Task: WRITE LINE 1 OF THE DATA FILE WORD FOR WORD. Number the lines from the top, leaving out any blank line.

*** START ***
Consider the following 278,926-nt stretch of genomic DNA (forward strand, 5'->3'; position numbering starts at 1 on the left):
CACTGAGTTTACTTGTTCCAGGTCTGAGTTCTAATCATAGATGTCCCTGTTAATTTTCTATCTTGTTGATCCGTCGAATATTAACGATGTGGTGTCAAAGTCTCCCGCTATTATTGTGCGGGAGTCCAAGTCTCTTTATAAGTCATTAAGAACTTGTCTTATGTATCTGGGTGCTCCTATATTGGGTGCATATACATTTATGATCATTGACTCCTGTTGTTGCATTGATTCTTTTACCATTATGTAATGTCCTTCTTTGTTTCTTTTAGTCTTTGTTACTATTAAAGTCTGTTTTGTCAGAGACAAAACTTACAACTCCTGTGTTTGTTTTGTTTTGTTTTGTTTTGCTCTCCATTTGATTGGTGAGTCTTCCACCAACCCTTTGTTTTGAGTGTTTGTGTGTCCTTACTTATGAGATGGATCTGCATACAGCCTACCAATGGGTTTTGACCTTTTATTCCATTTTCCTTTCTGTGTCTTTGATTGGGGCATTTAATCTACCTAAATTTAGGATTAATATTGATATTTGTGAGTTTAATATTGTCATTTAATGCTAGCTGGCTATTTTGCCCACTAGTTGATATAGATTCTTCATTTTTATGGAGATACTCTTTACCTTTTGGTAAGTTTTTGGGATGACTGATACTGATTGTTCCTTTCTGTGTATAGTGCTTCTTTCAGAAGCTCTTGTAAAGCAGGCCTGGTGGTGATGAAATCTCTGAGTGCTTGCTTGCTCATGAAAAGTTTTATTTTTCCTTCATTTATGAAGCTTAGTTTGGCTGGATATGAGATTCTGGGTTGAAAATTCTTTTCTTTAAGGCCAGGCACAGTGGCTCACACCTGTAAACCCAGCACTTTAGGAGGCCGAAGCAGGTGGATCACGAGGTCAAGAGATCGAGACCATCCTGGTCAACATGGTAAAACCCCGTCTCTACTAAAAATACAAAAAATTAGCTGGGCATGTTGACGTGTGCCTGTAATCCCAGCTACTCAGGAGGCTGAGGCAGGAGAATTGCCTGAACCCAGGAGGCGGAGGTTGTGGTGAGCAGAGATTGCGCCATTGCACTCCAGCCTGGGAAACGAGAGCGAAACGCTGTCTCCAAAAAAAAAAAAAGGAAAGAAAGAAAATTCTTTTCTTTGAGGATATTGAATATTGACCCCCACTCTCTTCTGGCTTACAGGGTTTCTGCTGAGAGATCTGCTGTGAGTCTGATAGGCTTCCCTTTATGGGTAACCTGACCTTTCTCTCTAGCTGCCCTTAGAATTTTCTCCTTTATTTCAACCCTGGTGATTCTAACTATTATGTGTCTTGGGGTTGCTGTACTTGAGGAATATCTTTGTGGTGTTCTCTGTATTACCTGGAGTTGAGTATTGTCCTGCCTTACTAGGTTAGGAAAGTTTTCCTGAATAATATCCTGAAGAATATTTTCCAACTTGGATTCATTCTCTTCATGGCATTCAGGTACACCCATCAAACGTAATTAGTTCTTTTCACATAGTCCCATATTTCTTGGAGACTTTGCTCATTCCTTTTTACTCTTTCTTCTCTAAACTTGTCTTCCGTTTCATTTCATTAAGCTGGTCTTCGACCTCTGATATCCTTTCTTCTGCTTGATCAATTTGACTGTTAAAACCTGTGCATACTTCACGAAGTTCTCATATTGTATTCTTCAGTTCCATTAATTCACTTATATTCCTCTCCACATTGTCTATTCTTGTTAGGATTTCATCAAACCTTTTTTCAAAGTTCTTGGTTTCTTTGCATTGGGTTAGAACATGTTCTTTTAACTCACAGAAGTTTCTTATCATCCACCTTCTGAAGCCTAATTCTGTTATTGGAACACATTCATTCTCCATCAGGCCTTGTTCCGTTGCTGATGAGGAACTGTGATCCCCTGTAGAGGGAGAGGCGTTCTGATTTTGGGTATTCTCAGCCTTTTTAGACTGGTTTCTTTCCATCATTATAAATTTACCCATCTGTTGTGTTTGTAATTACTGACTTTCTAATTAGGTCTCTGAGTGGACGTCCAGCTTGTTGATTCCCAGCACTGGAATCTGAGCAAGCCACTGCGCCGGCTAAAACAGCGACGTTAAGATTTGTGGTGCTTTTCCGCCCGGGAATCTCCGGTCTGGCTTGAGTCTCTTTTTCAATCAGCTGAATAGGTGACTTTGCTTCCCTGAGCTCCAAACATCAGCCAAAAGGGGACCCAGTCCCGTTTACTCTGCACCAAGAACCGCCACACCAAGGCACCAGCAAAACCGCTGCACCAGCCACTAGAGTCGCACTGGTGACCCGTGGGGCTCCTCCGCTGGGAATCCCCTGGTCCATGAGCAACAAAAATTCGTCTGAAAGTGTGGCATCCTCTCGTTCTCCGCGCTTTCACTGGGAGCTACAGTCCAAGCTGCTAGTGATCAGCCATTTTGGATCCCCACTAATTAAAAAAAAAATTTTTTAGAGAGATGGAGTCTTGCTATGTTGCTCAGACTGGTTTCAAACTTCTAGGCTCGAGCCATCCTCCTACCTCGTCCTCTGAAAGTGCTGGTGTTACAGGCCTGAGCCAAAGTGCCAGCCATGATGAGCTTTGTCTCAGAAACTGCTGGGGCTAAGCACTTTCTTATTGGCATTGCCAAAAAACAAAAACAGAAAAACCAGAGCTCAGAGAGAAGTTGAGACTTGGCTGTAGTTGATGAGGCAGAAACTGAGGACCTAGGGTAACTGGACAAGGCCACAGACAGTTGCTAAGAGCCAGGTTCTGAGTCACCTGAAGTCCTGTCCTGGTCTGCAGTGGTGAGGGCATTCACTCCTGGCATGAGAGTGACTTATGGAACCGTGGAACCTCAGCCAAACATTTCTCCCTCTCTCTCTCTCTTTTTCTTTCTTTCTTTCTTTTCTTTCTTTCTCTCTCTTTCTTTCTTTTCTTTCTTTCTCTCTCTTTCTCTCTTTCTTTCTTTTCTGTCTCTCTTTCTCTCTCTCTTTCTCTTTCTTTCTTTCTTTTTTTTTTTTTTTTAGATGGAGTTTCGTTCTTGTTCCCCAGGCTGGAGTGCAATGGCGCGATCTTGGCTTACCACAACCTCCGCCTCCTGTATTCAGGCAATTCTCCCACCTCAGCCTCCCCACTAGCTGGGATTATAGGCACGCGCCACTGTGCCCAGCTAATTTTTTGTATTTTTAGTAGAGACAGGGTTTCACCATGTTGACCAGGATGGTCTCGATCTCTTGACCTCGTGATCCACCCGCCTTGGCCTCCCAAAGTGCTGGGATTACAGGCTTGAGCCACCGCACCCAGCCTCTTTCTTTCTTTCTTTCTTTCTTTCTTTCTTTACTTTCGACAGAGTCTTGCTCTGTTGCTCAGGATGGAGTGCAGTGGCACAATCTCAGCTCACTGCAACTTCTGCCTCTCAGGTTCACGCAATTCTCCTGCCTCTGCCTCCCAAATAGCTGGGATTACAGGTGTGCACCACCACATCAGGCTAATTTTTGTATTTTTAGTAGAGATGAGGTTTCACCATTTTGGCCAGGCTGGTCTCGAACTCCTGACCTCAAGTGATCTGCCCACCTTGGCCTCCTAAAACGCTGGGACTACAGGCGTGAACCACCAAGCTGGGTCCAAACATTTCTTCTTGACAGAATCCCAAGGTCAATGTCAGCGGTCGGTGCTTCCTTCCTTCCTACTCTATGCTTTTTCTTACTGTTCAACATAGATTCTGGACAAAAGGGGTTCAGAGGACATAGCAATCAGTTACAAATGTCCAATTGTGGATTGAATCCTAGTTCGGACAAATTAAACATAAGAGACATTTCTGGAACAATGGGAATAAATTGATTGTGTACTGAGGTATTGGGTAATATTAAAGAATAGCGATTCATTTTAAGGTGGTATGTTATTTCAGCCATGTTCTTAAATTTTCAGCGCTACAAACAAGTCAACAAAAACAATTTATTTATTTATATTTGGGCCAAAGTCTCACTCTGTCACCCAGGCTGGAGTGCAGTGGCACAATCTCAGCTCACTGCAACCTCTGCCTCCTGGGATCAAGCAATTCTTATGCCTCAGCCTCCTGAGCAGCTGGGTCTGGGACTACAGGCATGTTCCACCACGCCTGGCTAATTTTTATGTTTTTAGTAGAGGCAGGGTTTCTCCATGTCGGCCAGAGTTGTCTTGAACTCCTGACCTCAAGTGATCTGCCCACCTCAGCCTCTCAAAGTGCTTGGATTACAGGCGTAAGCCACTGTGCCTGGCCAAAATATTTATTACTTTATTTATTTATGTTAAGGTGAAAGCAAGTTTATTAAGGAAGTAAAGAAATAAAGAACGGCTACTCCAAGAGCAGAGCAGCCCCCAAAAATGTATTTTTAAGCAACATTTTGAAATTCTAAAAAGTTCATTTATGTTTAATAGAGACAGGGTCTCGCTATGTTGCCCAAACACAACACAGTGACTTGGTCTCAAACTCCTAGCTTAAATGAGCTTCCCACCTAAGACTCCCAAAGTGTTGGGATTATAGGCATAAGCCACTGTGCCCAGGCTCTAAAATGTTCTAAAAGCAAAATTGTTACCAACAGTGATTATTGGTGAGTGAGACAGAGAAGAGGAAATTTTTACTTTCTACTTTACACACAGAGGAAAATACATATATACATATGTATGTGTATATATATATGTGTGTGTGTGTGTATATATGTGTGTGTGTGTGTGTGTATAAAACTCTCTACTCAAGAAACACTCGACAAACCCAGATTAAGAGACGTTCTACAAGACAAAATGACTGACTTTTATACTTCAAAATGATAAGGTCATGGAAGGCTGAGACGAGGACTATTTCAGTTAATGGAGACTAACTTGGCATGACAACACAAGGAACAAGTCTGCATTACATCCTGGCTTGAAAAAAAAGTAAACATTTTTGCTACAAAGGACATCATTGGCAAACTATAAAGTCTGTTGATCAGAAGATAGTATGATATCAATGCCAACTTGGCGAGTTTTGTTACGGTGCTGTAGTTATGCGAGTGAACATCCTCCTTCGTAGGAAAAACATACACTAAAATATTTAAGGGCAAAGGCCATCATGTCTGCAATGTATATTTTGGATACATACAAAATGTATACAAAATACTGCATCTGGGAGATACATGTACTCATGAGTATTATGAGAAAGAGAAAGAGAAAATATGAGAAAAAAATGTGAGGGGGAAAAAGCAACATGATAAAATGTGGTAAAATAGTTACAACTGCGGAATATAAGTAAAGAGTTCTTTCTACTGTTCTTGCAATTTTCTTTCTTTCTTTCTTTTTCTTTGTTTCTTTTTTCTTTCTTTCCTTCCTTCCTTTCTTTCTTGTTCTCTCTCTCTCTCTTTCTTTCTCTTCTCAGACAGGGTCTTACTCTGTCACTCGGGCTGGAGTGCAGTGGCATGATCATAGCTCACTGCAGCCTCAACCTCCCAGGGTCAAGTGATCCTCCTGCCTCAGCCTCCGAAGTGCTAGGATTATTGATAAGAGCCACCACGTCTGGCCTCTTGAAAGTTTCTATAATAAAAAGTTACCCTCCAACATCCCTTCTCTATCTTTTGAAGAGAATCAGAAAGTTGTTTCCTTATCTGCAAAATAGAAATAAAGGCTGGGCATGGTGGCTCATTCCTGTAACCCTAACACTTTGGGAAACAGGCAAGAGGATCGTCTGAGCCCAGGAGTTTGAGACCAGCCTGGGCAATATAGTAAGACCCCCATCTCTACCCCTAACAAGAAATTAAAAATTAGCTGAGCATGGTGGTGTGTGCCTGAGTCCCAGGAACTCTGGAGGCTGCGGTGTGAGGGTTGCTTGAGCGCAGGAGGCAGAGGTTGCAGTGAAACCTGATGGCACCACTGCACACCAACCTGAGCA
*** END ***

Consider the following 278,926-nt stretch of genomic DNA (forward strand, 5'->3'; position numbering starts at 1 on the left):